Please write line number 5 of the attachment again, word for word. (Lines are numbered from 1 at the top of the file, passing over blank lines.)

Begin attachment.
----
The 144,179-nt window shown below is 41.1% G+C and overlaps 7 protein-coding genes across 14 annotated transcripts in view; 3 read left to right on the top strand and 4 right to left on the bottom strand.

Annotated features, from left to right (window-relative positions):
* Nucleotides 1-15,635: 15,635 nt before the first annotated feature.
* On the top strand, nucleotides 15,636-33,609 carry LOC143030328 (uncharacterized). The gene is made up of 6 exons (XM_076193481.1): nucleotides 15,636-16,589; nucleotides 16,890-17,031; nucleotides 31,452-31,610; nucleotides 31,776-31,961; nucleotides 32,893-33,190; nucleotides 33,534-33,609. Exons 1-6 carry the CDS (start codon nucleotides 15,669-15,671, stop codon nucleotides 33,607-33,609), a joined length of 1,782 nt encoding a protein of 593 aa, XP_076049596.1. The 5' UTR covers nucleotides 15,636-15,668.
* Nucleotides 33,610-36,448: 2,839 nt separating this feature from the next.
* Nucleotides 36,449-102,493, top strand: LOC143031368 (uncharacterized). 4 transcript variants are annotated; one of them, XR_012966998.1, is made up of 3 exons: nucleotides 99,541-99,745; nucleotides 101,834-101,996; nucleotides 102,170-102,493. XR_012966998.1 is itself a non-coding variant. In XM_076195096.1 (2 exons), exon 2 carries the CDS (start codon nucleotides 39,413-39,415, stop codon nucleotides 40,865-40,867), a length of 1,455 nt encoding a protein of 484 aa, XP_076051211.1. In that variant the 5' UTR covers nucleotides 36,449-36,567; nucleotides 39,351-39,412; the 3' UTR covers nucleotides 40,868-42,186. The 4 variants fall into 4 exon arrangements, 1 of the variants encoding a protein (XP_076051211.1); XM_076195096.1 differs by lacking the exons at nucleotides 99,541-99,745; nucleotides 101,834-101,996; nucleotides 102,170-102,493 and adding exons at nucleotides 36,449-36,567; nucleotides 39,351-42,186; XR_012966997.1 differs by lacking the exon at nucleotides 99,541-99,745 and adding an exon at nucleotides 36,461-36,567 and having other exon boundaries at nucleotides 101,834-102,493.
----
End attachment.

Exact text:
* Nucleotides 33,610-36,448: 2,839 nt separating this feature from the next.